Divorce financial advice

Helping you make key financial decisions

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Untangling finances during a divorce is difficult and decisions made at the time can have significant and long-lasting consequences for you and your finances. Often, decisions are made in an emotionally charged environment and the realities of these financial decisions don’t become apparent until much later on.

The role of a financial planner during a divorce

Alongside a solicitor, a financial planner can play a key role during a divorce. People often turn to a financial planner once their divorce settlement is agreed but involving a financial planner early on means that they can help shape the divorce settlement. They help those getting divorced to make the right decisions, reorganise their life and take control of their financial future.

While a solicitor focuses on the legal process of getting divorced, a financial planner will look at the life-long financial implications of decisions made and how they will work in the real world. A financial planner works with the person getting divorced throughout the process and afterwards, making sure that they are confident in their understanding of their financial situation. Financial planners can also help with the burden of decision-making and administration too, by assisting with paperwork and meeting deadlines.

Involving a financial planner early on means that they can help shape the divorce settlement.
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Divorce and tax

Divorce usually involves reaching an agreement on a range of different assets to create a split that meets both you and your ex-partner’s needs and makes financial sense. Importantly, it should also have as little impact as possible on your tax position.

Your tax position refers to the amount of income tax and capital gains tax you’ll need to pay. When you’re getting divorced, there is a window of time where a spousal exemption applies and then drops off. Any divorce settlement after a certain date can fall outside this and it can mean that there is no exemption and capital gains tax becomes payable. This can be an extremely complicated area, but a financial planner can help guide you towards an outcome that works for both parties.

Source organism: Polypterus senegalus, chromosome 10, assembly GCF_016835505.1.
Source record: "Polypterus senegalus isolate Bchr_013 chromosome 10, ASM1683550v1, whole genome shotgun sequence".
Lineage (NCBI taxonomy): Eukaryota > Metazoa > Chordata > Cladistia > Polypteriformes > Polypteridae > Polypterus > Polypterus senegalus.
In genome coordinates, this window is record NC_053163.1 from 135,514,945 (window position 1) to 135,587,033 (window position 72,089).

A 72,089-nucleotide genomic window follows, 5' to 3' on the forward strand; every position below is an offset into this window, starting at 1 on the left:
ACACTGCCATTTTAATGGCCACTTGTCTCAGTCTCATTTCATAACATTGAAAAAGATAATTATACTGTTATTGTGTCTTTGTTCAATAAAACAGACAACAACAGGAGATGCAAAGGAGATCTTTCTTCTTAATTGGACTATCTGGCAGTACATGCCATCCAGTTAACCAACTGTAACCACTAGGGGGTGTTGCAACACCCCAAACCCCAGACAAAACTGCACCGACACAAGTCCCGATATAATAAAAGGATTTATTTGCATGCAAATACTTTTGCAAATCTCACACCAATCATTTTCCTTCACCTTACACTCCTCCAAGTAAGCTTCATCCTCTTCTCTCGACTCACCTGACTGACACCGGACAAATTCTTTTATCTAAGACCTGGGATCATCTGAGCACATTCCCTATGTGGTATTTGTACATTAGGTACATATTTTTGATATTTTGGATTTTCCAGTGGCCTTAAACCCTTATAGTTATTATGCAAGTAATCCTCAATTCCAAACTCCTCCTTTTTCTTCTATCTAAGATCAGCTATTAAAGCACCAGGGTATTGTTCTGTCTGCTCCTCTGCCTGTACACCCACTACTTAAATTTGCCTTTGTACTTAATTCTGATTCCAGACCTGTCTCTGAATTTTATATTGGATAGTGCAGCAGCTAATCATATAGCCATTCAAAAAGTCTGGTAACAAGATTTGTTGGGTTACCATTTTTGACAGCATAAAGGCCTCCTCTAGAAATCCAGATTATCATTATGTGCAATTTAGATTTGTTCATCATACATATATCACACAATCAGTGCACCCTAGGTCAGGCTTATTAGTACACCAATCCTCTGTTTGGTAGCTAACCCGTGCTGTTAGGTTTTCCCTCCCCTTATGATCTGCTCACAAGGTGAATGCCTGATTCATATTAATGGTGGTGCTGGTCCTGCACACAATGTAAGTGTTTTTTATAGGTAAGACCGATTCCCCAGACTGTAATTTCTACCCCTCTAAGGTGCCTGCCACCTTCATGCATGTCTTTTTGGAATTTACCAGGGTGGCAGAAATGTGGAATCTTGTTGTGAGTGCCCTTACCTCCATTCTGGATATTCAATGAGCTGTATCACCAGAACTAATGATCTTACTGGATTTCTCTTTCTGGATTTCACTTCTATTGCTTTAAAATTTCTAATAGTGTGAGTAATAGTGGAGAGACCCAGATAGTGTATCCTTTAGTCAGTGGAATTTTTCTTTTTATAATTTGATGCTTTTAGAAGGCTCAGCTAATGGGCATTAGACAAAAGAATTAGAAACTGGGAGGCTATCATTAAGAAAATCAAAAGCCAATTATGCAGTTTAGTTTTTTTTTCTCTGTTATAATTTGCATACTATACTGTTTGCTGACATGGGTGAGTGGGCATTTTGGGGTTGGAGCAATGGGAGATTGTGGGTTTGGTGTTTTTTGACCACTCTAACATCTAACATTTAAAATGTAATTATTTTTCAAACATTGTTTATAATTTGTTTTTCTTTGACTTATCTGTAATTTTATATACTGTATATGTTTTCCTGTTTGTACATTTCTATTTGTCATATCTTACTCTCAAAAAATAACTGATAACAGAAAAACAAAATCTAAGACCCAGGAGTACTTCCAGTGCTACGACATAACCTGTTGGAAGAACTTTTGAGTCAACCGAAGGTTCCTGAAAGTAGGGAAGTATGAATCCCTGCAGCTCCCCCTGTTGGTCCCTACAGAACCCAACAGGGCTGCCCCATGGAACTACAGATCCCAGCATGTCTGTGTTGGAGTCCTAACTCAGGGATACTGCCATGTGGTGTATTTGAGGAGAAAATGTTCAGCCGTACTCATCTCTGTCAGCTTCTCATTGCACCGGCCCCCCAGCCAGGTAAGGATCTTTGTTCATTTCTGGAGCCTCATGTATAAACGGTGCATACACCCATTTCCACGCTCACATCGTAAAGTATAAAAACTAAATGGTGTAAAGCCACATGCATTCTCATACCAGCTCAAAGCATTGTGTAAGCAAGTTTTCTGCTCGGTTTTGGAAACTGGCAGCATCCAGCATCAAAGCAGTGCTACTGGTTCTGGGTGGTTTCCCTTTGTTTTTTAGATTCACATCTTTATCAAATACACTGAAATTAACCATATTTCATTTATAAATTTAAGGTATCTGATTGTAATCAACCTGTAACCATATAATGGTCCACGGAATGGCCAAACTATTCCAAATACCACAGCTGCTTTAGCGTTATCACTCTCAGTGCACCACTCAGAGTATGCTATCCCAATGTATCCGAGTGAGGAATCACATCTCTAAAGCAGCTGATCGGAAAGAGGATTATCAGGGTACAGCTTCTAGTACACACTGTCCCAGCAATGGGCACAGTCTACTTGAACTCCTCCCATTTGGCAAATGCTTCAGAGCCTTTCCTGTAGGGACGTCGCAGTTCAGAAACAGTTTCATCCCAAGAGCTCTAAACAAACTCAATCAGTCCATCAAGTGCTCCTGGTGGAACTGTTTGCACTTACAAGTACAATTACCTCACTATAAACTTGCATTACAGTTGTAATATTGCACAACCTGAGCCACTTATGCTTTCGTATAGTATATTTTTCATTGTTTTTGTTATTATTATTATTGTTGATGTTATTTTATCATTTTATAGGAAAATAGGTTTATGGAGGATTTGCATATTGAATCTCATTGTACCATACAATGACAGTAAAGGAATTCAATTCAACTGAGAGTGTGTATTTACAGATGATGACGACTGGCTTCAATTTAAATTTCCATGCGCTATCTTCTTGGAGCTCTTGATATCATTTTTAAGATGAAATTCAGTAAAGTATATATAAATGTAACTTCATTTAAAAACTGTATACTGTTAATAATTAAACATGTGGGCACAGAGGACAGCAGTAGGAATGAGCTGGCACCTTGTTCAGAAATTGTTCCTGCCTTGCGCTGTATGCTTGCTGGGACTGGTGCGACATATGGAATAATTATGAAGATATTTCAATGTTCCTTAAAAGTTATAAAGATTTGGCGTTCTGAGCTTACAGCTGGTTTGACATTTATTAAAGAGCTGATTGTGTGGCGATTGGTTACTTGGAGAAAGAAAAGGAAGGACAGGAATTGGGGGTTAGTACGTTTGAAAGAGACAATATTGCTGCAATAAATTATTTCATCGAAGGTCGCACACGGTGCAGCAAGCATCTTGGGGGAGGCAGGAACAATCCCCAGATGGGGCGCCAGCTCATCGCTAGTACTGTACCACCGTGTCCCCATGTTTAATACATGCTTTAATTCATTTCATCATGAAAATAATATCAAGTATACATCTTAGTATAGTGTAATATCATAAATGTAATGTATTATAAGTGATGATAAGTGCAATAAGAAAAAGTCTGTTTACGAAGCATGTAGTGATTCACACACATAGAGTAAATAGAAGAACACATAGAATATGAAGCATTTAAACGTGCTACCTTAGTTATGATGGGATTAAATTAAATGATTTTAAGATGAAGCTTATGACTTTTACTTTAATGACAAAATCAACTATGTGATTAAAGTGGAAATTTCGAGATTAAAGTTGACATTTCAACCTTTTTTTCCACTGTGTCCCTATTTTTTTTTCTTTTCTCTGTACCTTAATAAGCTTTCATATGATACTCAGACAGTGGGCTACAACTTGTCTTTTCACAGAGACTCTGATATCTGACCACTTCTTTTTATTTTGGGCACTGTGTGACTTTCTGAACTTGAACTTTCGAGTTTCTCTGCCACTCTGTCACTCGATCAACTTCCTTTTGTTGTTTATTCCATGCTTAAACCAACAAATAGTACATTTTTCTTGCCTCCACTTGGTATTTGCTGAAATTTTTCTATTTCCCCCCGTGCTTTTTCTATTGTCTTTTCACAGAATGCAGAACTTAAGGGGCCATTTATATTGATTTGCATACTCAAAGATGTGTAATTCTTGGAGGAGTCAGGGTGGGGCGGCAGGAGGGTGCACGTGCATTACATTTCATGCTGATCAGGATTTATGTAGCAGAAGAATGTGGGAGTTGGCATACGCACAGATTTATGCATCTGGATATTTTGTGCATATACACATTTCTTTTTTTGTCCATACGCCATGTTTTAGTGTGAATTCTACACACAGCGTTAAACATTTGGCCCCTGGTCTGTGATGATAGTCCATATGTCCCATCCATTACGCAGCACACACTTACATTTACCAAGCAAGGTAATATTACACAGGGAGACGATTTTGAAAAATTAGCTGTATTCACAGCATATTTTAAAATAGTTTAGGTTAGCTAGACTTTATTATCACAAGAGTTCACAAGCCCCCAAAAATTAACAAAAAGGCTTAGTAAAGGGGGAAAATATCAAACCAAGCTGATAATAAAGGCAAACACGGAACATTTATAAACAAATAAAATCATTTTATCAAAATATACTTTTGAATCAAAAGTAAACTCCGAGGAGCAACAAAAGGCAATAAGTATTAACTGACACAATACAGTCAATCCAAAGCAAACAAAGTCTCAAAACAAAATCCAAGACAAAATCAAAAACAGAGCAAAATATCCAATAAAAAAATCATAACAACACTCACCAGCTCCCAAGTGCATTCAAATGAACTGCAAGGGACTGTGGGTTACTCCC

Find out more about tax planning

Using cashflow modelling

Following a divorce, there is often a ‘ground rush’ moment. Everything you’ve known for years or even decades has been turned upside down and your head is full of questions. One of those first concerns is often ‘where will I live?’, which can be followed by ‘how will I live?’

By this stage, the longer-term implications of the split are starting to become a priority. A common and understandable question when getting divorced is ‘will I have enough money in the future?’ It’s not an easy question to answer but a financial planner can help by using cashflow modelling to show what your life could look like financially. Cashflow modelling puts a monetary value on what you have now and what you may have in the future, which is then compared against what you are likely to spend over your lifetime to work out if there is a shortfall.

Cashflow modelling takes into account your individual circumstances and can look at different scenarios to help you make the best choices, for example, whether or not it makes financial sense to stay in your former marital home or perhaps if pension offsetting is the best option for you. It is really powerful in helping you in the lead up to a divorce settlement and also afterwards in making the best decisions for your future. Importantly, it can also give you peace of mind at what could be an extremely uncertain period in your life.

Find out more about cashflow modelling

Pensions and divorce

A pension can be one of the biggest financial assets that a person has, so it’s important to take them into account when agreeing on a divorce settlement. This is an area where seeking good financial advice at an early stage makes sense.